In the next few months, my 17-year-old son, Michael, will answer an important question: which college to attend?
It’s a wonderful twist on a question I asked more than ten years ago: will he ever be able to go to college?
At times, it was hard to imagine the answer could possibly be yes.
When he was 6, Michael was diagnosed with Attention Deficit Hyperactivity Disorder (ADHD) and a developmental reading disorder commonly known as dyslexia. While his classmates were learning to read, Michael struggled.
Looking back, I see evidence of Michael’s ADHD in his behavior as a toddler. His energy was boundless and even as a baby he seemed to need very little sleep. Despite a desire to be well-behaved, Michael had a mischievous streak. If we left the room for a moment, he would color on walls, furniture, and his clothing and arms. As fast as we installed childproof locks, Michael figured out how to open them. We even had to put a lock on the toilet to stop him from throwing things in it.
While knowing Michael had ADHD and learning more about kids with ADHD helped us better understand his behavior, I worried about the stigma he might face as a result of being identified as having special needs. However, I quickly came to appreciate that along with Michael’s diagnosis came a special learning program created just for him and additional in-class support from our public school system.
Those early years were a struggle. Homework that his classmates finished in minutes took Michael hours. My husband, a stay-at-home dad, spent afternoons from the time Michael got home from school until dinner working with Michael on his homework. When I got home from work I took the second shift when needed. Michael wasn’t alone in hating his homework; we all hated it.
Recognizing we weren’t experts in educating children, we arranged for Michael to receive additional tutoring after school and over the summer. As Michael grew, he showed a passion for Cub Scouts, anything with wheels, tigers, turtles, and his baby brother, Luke. His teachers consistently said Michael was well-behaved and he tried his best, but, no matter how hard we tried, he had little passion for school work. Despite our best efforts, Michael continued to lag a year or two behind his classmates in most of his subjects.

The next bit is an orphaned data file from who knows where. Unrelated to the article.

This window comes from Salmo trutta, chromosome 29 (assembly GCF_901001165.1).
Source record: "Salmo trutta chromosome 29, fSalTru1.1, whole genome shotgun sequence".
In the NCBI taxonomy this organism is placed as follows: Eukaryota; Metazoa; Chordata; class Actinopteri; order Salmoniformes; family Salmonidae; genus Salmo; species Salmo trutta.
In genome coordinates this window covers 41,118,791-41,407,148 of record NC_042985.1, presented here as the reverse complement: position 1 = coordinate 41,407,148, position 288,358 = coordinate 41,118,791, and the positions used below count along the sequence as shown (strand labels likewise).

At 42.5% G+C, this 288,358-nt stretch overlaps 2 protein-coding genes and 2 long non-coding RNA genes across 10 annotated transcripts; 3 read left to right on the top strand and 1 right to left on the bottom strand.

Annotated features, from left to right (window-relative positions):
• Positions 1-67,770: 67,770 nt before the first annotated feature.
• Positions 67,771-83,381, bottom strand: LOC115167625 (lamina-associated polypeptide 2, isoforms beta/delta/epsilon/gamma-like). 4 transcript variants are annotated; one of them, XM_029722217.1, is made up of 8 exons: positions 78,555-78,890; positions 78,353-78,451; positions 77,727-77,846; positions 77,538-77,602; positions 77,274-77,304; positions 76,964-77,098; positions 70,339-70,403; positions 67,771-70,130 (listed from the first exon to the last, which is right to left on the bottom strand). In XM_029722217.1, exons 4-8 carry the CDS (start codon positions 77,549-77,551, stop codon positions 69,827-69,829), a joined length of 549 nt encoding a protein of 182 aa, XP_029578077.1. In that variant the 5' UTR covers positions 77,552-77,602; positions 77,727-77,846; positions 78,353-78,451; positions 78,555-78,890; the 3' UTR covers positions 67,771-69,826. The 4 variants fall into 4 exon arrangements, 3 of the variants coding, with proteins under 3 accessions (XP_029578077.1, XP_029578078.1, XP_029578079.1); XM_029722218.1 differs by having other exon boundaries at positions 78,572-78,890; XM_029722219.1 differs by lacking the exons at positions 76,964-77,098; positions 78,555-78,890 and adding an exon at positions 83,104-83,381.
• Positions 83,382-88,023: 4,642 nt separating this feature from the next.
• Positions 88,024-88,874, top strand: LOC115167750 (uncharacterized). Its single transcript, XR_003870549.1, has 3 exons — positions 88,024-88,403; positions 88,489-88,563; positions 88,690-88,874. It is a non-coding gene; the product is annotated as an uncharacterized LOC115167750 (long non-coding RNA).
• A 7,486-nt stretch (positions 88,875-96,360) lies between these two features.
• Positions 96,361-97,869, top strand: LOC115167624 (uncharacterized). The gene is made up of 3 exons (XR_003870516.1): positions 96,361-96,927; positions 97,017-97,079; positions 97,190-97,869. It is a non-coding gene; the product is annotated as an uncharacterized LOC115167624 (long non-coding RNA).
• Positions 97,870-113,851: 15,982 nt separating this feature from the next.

Gradually, in middle school we began to see some positive change. For the first time, Michael came home excited to talk about things he was learning, particularly in science and history. He began to do his homework on his own. When the time came to pick classes for high school, I was cautiously optimistic when his teachers recommended Michael take some college preparation courses.
In high school, Michael continued in scouting and added fencing to his hobbies. His grades and standardized test scores improved. The gap between Michael and his classmates started to close. Over the four years he closed that gap to the point that this year, his senior year, he no longer needs in-class support. In some areas, like Spanish and biology, Michael excels and he’s taking an advanced course for college credit in psychology.
In his college application essay, Michael wrote about his passion for learning. I’m incredibly grateful for the teachers, counselors, tutors, and scout leaders who helped ignite and feed that passion. Today, I see strong determination, resilience and grit in Michael. I believe those amazing qualities were nurtured by his learning disorder, which often required him to take a different, more challenging path than his classmates.
Ten years ago, I saw many limits in Michael having a learning disorder. Michael never saw those limits. It took me much longer to learn, but finally, neither do I.
Pam lives in New Jersey with her husband, Mike, and two sons, Michael and Luke. She has worked in healthcare communications for more than 25 years and joined Johnson & Johnson ten years ago. In her free time, Pam loves to cook, read, and travel with her family. Like her son, Michael, learning is one of her greatest passions.